We propose that the original manufacturer of the robot should have first-line accountability for the behaviour of its machines. To be clear, we are not seeking for manufacturers to have ultimate responsibility for the behaviour of their machines, so long as it can be proven that another party is responsible. What we are seeking is that the burden for inventing and implementing appropriate command, audit, and control systems lies with the party that has brought the machine into the world.

Although this may raise significant legal and commercial issues for the organisations concerned, we note that progressive businesses are already adopting this type of mindset, recognising that without the right controls in place they may lose their social licence to operate. One example is drone manufacturers, whose software already enables permanent or temporary ‘no fly’ zones to be implemented around sensitive locations.

How can we police the behaviour of machines?

Next, we must define clearly what society expects of robots and their owners to ensure human safety and absolute control over the machines. In this context, we note that robots created to address specific problems will be much easier to manage and control than those which are equipped with more general artificial intelligence and hence are able to tackle a much wider range of tasks.
We see three elements to these protections that every robot manufacturer should embrace:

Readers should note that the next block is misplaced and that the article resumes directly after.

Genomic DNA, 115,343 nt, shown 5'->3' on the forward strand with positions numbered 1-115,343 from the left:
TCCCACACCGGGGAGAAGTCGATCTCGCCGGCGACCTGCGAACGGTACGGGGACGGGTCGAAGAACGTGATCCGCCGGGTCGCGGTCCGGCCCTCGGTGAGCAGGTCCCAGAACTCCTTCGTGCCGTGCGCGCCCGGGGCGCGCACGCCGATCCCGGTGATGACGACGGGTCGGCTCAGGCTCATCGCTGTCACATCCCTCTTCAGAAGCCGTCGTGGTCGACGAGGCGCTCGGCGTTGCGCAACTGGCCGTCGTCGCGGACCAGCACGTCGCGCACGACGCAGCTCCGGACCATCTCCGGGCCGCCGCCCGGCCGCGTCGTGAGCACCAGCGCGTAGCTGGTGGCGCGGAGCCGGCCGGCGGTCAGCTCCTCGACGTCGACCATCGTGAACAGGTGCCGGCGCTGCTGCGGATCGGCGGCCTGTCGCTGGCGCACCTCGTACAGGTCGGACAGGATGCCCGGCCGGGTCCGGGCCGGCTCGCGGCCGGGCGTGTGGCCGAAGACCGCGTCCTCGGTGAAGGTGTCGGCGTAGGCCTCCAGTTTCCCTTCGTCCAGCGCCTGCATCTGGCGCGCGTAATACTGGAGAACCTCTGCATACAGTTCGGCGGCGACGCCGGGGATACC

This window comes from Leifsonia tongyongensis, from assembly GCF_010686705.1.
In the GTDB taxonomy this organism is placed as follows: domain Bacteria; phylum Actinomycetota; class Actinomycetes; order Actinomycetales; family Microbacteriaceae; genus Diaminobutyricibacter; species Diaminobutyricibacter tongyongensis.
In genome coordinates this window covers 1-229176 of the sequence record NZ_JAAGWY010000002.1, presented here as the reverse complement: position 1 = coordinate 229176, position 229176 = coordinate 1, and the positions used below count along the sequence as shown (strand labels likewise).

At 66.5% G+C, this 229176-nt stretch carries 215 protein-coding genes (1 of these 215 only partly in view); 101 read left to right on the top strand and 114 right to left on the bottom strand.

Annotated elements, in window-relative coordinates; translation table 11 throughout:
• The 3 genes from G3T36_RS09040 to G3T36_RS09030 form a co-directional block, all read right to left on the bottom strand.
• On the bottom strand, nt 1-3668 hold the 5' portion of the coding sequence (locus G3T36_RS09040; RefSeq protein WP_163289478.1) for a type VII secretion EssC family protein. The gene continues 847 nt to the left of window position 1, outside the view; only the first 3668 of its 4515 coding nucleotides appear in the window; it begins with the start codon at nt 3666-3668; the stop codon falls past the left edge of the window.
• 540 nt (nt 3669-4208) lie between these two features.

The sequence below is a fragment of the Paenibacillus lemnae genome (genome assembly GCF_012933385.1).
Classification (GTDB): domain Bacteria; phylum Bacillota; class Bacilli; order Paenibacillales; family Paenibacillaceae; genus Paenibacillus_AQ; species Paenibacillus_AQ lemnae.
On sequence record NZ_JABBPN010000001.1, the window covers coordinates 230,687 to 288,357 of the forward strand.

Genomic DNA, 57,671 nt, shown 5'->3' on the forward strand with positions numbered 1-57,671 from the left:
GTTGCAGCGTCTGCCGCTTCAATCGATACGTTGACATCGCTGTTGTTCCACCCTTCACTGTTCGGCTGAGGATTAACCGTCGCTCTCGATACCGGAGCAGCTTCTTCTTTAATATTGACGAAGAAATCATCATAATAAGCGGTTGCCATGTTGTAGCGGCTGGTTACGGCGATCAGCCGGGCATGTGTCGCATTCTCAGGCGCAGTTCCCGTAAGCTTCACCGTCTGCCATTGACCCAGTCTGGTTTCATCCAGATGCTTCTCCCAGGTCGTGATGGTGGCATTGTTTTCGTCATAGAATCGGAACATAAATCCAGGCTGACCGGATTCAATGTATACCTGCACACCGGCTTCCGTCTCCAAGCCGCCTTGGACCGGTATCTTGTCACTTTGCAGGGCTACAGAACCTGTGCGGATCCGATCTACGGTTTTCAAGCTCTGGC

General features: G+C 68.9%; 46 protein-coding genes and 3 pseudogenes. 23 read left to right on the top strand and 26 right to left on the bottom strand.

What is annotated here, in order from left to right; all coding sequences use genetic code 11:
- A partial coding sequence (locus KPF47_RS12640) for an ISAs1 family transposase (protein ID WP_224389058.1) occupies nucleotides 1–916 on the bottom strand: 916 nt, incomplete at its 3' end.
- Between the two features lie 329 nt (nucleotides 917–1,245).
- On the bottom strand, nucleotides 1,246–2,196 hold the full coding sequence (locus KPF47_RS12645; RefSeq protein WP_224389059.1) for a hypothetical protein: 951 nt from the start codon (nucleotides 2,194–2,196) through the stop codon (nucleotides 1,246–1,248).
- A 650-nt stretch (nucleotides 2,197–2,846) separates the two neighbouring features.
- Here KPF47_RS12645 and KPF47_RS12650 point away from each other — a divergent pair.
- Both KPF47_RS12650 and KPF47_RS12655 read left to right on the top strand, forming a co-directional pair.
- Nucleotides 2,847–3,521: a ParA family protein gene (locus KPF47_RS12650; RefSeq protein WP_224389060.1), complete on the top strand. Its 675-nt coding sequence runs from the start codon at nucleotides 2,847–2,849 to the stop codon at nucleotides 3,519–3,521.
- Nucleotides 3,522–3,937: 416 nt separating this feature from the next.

• Failsafe systems to prevent the occurrence of events which, if committed by a human, would be crimes, misdemeanours, or other breaches of relevant laws or regulations;
    • The ability to capture and retain data in a manner that is sufficient to provide an audit trail to demonstrate why particular decisions were made, and hence to provide objective evidence as to who should take responsibility; and
    • Robust kill switches that would ensure any robot could be shut down remotely if this was required to preserve human safety and/or control over the machine in question.

Though these elements are simple to describe, they will be challenging to implement, especially given the diversity of organisations that are involved in creating robots.

Who will make and police the robot law?

Finally, as should already be obvious, a ‘free market’ or ‘self-regulated’ solution for AI ethics is entirely inappropriate. There are many complex issues and risks at stake, and without proper governance the short-term interests of robot sellers and robot users will swamp the longer-term interests of society.

Accordingly, we believe it is imperative that governments and intergovernmental agencies co-operate closely to adapt basic universal laws to address the ethical issues raised by artificial intelligence, much like the fundamental human rights that have been established and agreed over recent decades.

Given the pace of development, action is urgent. As Dave Waters commented: “If Elon Musk is wrong about artificial intelligence and we regulate it – who cares? If he is right about AI and we don’t regulate it, we will all care.”